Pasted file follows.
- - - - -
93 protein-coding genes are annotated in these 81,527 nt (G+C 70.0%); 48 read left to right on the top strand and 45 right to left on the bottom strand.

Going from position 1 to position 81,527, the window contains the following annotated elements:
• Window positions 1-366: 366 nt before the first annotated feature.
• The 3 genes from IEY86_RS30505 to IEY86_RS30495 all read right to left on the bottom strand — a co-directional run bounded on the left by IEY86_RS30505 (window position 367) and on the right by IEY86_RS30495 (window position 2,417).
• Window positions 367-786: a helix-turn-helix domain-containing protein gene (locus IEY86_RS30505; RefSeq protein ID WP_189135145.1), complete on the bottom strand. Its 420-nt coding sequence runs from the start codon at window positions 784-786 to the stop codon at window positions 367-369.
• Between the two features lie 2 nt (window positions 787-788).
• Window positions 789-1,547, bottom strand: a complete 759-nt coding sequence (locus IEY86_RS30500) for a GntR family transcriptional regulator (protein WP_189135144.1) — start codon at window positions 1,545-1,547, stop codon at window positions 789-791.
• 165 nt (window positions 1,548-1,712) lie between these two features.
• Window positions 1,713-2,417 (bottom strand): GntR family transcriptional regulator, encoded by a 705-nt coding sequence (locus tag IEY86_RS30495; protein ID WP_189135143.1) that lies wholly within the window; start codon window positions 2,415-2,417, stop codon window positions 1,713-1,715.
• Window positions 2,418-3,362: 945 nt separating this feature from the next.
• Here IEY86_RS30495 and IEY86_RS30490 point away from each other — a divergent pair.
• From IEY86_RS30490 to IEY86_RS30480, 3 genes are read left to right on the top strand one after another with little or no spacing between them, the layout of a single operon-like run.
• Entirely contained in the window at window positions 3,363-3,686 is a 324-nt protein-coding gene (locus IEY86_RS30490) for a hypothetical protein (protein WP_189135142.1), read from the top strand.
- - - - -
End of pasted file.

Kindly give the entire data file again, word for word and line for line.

93 protein-coding genes are annotated in these 81,527 nt (G+C 70.0%); 48 read left to right on the top strand and 45 right to left on the bottom strand.

Going from position 1 to position 81,527, the window contains the following annotated elements:
• Window positions 1-366: 366 nt before the first annotated feature.
• The 3 genes from IEY86_RS30505 to IEY86_RS30495 all read right to left on the bottom strand — a co-directional run bounded on the left by IEY86_RS30505 (window position 367) and on the right by IEY86_RS30495 (window position 2,417).
• Window positions 367-786: a helix-turn-helix domain-containing protein gene (locus IEY86_RS30505; RefSeq protein ID WP_189135145.1), complete on the bottom strand. Its 420-nt coding sequence runs from the start codon at window positions 784-786 to the stop codon at window positions 367-369.
• Between the two features lie 2 nt (window positions 787-788).
• Window positions 789-1,547, bottom strand: a complete 759-nt coding sequence (locus IEY86_RS30500) for a GntR family transcriptional regulator (protein WP_189135144.1) — start codon at window positions 1,545-1,547, stop codon at window positions 789-791.
• 165 nt (window positions 1,548-1,712) lie between these two features.
• Window positions 1,713-2,417 (bottom strand): GntR family transcriptional regulator, encoded by a 705-nt coding sequence (locus tag IEY86_RS30495; protein ID WP_189135143.1) that lies wholly within the window; start codon window positions 2,415-2,417, stop codon window positions 1,713-1,715.
• Window positions 2,418-3,362: 945 nt separating this feature from the next.
• Here IEY86_RS30495 and IEY86_RS30490 point away from each other — a divergent pair.
• From IEY86_RS30490 to IEY86_RS30480, 3 genes are read left to right on the top strand one after another with little or no spacing between them, the layout of a single operon-like run.
• Entirely contained in the window at window positions 3,363-3,686 is a 324-nt protein-coding gene (locus IEY86_RS30490) for a hypothetical protein (protein WP_189135142.1), read from the top strand.